Finally, Professors Young and Bullock offer recommendations for identifying both relevant opportunities and hazards presented by AI tools to government leaders and public managers as part of their overall risk management strategy. These recommendations seek to aid in decision making that maximizes the opportunities from AI tools while minimizing the challenges and hazards. While this list is certainly not exhaustive, it provides those doing the work of government with a starting point to quickly think through some of the most important considerations for adding AI tools to their broader toolkit of delivering government services effectively, efficiently, and equitably as possible.

Risk Management in the AI Era: Navigating the Opportunities and Challenges of AI Tools in the Public Sector serves as an excellent companion piece to recent IBM Center reports that examine both AI and aspects of risk management that can help government agencies. The Center recently collaborated with the Partnership for Public Service on several reports, which includes Using Artificial Intelligence to Transform Government; More Than Meets AI; and More Than Meets AI: Part II. These reports focus on the evolving use of AI in government, how this technology might affect federal employees, and how best to identify the risk associated with pursuing AI technologies.  Along with these AI-specific reports, the Center has a library of risk management research, such as Managing Risk in Government: An Introduction to Enterprise Risk Management by Karen Hardy; Managing Risk, Improving Results: Lessons for Improving Government Management from GAO’s High Risk List by Donald Kettl; Improving Government Decision Making through Enterprise Risk Management by Thomas Stanton and Douglas Webster; Risk Management and Reducing Improper Payments: A Case Study of the U.S. Department of Labor by Dr. Robert Greer and Justin B. Bullock; and Managing Cybersecurity Risk in Government by Anupam Kumar, James Haddow, and Rajni Goel.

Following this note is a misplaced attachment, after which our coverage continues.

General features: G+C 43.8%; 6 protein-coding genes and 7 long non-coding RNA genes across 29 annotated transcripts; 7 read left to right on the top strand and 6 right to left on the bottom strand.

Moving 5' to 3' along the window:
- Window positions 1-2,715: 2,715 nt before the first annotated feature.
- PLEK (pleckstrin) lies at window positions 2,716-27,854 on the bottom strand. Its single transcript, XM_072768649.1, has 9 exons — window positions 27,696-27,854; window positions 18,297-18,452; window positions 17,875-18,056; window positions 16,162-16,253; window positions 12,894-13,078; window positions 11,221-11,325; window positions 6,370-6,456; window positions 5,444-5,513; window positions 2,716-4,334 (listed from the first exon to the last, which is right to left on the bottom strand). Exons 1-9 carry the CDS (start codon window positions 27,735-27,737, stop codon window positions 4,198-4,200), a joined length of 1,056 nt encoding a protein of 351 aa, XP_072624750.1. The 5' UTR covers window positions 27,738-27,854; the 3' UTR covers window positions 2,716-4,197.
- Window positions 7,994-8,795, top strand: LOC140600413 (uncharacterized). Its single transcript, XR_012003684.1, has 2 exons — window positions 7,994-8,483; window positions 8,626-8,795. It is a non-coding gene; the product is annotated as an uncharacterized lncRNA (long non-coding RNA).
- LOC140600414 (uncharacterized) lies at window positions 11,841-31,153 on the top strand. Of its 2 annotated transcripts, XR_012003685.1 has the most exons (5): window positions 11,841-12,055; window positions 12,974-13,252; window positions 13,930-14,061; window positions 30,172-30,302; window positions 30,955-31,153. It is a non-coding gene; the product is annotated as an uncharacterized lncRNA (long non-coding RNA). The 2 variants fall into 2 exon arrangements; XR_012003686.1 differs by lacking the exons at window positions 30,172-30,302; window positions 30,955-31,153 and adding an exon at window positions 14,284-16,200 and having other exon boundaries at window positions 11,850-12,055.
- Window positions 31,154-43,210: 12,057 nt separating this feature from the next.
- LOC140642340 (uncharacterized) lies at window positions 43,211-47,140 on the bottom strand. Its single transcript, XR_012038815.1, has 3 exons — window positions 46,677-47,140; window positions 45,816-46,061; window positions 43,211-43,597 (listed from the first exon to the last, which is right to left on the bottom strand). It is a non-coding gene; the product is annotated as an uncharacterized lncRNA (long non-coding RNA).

In light of the government and national response to COVID-19, the Center recently launched a blog series on the importance of risk based decision-making government. This series will explore such topics as lessons learned from the evolution of risk management in government; enterprise risk management (ERM) and how it can help improve decision making; managing the risks associated with artificial intelligence; and managing specific financial, IT, cyber, and program risks.

The IBM Center has wealth of resources that can assist government executives mitigate the potency of uncertainty by managing the realities of risk and we welcome the addition of Risk Management in the AI Era: Navigating the Opportunities and Challenges of AI Tools in the Public Sector by Justin Bullock and Matthew Young to our rich library of research. We hope you find their report and all the reports referenced above helpful in delivering the business of government.